Williamson: It’s hard to get into character in traffic, in L.A. All L.A. traffic does is piss you off, and I try not to bring anger to the work. I just try to bring darkness to the work. The beauty of the characters on Justified is that all the human beings that are written are all flawed. Even with the good guys, you see darkness surface. With the dark guys, you see their humanity, every now and then. You get a peek into their humanity and you go, “Is he a good guy or is he a bad guy?” He’s a bad guy, but you just got a chance to see that you do still have things in common with that person, as far as humanity is concerned. I love the writing on this show, and I’m so happy it’s done and I didn’t screw it up this year.
Is there anyone that you based this character on?
Williamson: No. Graham Yost came to me with some research and some information on a real person who was like this Limehouse guy. He was a banker. He hid the money for the white criminals, in the black holler, because the white criminals knew that nobody would dare try to go in the black holler at night and steal their money, so this guy had it. Graham came up with the name Limehouse because of a legendary person who used to entrap black people into slavery, and he was black himself. His name was Limehouse, and he would hire farm workers, but they would never, ever be able to get back home because of him. So, he’s a collage and a combination of those different people that Graham Yost knew about, and some people that I grew up with and that I didn’t like very much.
Williamson: Neal is like a brother to me. We love each other. We did Boomtown together. So, when Graham called us and told us that he was going to pit us against one another, we’re always trying to one-up each other anyway, on the golf course or whatever it is we’re doing. It’s really fun to go at it with McDonough, all the time, every single day, because I know he’s trying to out think me, and I’m definitely trying to set his behind on fire, so I see flames coming out of his back pockets. So, we’re after each other every day, and it’s a lot of fun. And he loves what he’s doing. He loves being crazy. He just gets tickled sometimes and starts giggling.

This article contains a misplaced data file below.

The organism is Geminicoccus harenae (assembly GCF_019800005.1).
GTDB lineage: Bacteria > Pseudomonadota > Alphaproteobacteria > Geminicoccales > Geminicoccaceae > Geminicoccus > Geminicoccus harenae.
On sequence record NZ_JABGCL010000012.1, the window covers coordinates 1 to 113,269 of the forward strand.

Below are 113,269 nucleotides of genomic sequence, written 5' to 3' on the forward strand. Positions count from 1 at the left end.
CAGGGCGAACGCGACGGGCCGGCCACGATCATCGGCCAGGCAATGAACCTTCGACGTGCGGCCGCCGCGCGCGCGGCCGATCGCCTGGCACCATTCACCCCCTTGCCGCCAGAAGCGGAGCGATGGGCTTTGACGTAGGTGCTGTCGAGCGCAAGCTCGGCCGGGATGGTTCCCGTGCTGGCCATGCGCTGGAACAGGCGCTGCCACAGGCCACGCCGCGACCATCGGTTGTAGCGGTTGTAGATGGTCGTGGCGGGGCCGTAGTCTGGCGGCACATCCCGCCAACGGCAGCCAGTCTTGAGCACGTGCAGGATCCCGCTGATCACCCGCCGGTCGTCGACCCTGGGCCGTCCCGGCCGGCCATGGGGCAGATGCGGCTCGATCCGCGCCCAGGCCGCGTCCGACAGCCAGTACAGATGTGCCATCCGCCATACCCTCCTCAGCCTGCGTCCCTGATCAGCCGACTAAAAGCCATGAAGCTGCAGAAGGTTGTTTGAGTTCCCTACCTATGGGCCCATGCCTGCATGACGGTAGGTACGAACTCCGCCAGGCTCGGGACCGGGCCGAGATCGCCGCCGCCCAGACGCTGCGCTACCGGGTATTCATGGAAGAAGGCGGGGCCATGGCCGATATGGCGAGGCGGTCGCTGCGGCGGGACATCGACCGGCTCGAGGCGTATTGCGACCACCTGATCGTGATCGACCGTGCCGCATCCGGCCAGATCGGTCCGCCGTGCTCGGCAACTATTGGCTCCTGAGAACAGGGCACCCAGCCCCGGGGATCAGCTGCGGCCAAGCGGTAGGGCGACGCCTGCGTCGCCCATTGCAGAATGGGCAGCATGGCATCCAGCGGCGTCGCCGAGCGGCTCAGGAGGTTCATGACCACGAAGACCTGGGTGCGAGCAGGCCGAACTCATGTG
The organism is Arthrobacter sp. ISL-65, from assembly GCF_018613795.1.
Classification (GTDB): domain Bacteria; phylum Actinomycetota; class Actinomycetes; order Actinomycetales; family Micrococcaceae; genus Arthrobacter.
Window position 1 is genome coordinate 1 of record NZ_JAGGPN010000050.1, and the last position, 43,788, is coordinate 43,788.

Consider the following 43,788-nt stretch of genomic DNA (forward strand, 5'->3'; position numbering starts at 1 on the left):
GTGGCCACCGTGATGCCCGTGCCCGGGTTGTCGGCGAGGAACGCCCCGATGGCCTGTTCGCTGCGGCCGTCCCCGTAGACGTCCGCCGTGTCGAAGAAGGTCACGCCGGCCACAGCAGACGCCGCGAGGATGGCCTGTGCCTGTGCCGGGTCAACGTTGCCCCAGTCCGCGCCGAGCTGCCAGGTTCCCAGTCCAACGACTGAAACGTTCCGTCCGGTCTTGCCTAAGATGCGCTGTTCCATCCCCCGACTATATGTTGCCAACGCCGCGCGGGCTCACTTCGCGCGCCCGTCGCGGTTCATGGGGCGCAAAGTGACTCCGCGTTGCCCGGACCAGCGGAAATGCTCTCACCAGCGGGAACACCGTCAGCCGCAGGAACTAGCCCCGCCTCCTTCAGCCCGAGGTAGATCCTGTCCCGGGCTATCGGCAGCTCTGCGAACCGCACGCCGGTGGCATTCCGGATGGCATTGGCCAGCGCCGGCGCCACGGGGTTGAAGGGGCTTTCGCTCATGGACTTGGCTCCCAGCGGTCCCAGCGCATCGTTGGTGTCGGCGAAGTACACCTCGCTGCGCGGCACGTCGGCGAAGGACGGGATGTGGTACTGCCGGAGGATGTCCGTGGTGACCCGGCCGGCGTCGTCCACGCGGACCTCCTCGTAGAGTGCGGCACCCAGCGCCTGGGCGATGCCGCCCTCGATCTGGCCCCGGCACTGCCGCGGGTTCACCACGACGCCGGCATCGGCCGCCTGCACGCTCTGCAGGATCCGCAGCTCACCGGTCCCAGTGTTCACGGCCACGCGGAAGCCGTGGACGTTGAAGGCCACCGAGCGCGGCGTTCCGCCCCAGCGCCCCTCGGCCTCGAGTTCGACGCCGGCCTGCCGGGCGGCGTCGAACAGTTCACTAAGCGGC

For you, as an actor, what is it that you hope the audience sees behind the darkness of Limehouse? Are you drawing on parts of yourself to find that humanity in him?
Williamson: Well, my approach is that I go to prisons and visit inmates and just talk to them about life and choices, and I use my choices, as an actor, to talk to them about choices in life. One of the things that I find a lot of the guys behind bars have in common is that we perceive them as bad guys, but when you talk to them, that’s somebody’s son and somebody’s grandson. Most of those guys just lost it for about 20 seconds. If you think about that, and how much your life changes from losing it for 20 seconds, it puts everything in perspective. They don’t walk around as bad guys, but they are human beings and they sometimes make a decision to do something really bad. They’re all trying to right a wrong. They feel like they’ve been wronged, somehow. That’s all these characters on Justified do. They feel like they’ve been wronged, whether they’re right or wrong, and then they just take the situation into their own hands and you’ve got a bad guy.
Williamson: Yeah. The essence of the character is that he simply wants to be left alone. He cut a deal with Mags (Margo Martindale), that she would keep drugs and everything out of his community, if he would do some banking for her, and keep her records and her money straight, and protect it from anybody getting ahold of it until she called on it. But, once the Mags equation was no longer subsistant, now the whole world is falling apart, around this man. He’s really pissed off with Mags for killing herself because now he’s got to deal with all these people he never had to deal with before, and he simply wants to be left the hell alone. That’s what he does what he does. Losing Mags opened up this whole world to all these crazy people.
What does Limehouse think of Dickie Bennett (Jeremy Davies)?
Williamson: Limehouse doesn’t like Dickie Bennett. He thinks he’s a fool. He thinks he’s dangerous. He doesn’t really think he’s Mags son, anyway, because of rumors that are floating around in the black holler. Limehouse just despises this guy, and wants him to go away. He doesn’t want to kill him, but he wants somebody else to do it. He just wants Dickie gone ‘cause he just thinks Dickie is a complete fool and a screw-up.
Justified airs on Tuesday nights on FX.